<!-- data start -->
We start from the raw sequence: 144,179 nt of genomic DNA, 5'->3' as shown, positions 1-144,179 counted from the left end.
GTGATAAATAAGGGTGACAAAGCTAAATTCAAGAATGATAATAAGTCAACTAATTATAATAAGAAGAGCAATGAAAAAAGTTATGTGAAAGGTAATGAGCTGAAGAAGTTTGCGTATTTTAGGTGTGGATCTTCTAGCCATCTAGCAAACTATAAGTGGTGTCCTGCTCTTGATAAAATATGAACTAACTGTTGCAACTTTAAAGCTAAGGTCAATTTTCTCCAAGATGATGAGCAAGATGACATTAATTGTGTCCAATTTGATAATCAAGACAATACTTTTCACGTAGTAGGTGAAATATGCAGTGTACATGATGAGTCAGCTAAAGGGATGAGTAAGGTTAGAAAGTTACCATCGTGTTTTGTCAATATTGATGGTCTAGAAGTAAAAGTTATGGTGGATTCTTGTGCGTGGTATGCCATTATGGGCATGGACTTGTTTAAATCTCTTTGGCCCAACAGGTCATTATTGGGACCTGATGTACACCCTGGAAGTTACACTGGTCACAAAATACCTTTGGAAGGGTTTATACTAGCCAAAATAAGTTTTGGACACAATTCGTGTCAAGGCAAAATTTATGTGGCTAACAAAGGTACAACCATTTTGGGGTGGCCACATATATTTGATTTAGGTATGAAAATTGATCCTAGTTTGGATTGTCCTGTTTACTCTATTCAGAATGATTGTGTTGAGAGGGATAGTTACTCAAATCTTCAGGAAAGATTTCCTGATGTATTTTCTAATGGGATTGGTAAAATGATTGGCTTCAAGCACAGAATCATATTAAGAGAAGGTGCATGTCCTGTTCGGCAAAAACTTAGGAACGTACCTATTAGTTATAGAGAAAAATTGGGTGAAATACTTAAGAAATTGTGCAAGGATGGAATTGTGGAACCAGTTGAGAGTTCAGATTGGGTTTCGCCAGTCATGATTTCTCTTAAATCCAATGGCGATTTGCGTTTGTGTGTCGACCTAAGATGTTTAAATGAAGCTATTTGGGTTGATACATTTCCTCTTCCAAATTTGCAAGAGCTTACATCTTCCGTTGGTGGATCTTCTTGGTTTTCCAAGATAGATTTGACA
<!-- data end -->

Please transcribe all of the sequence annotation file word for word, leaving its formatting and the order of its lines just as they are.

We start from the raw sequence: 144,179 nt of genomic DNA, 5'->3' as shown, positions 1-144,179 counted from the left end.
GTGATAAATAAGGGTGACAAAGCTAAATTCAAGAATGATAATAAGTCAACTAATTATAATAAGAAGAGCAATGAAAAAAGTTATGTGAAAGGTAATGAGCTGAAGAAGTTTGCGTATTTTAGGTGTGGATCTTCTAGCCATCTAGCAAACTATAAGTGGTGTCCTGCTCTTGATAAAATATGAACTAACTGTTGCAACTTTAAAGCTAAGGTCAATTTTCTCCAAGATGATGAGCAAGATGACATTAATTGTGTCCAATTTGATAATCAAGACAATACTTTTCACGTAGTAGGTGAAATATGCAGTGTACATGATGAGTCAGCTAAAGGGATGAGTAAGGTTAGAAAGTTACCATCGTGTTTTGTCAATATTGATGGTCTAGAAGTAAAAGTTATGGTGGATTCTTGTGCGTGGTATGCCATTATGGGCATGGACTTGTTTAAATCTCTTTGGCCCAACAGGTCATTATTGGGACCTGATGTACACCCTGGAAGTTACACTGGTCACAAAATACCTTTGGAAGGGTTTATACTAGCCAAAATAAGTTTTGGACACAATTCGTGTCAAGGCAAAATTTATGTGGCTAACAAAGGTACAACCATTTTGGGGTGGCCACATATATTTGATTTAGGTATGAAAATTGATCCTAGTTTGGATTGTCCTGTTTACTCTATTCAGAATGATTGTGTTGAGAGGGATAGTTACTCAAATCTTCAGGAAAGATTTCCTGATGTATTTTCTAATGGGATTGGTAAAATGATTGGCTTCAAGCACAGAATCATATTAAGAGAAGGTGCATGTCCTGTTCGGCAAAAACTTAGGAACGTACCTATTAGTTATAGAGAAAAATTGGGTGAAATACTTAAGAAATTGTGCAAGGATGGAATTGTGGAACCAGTTGAGAGTTCAGATTGGGTTTCGCCAGTCATGATTTCTCTTAAATCCAATGGCGATTTGCGTTTGTGTGTCGACCTAAGATGTTTAAATGAAGCTATTTGGGTTGATACATTTCCTCTTCCAAATTTGCAAGAGCTTACATCTTCCGTTGGTGGATCTTCTTGGTTTTCCAAGATAGATTTGACA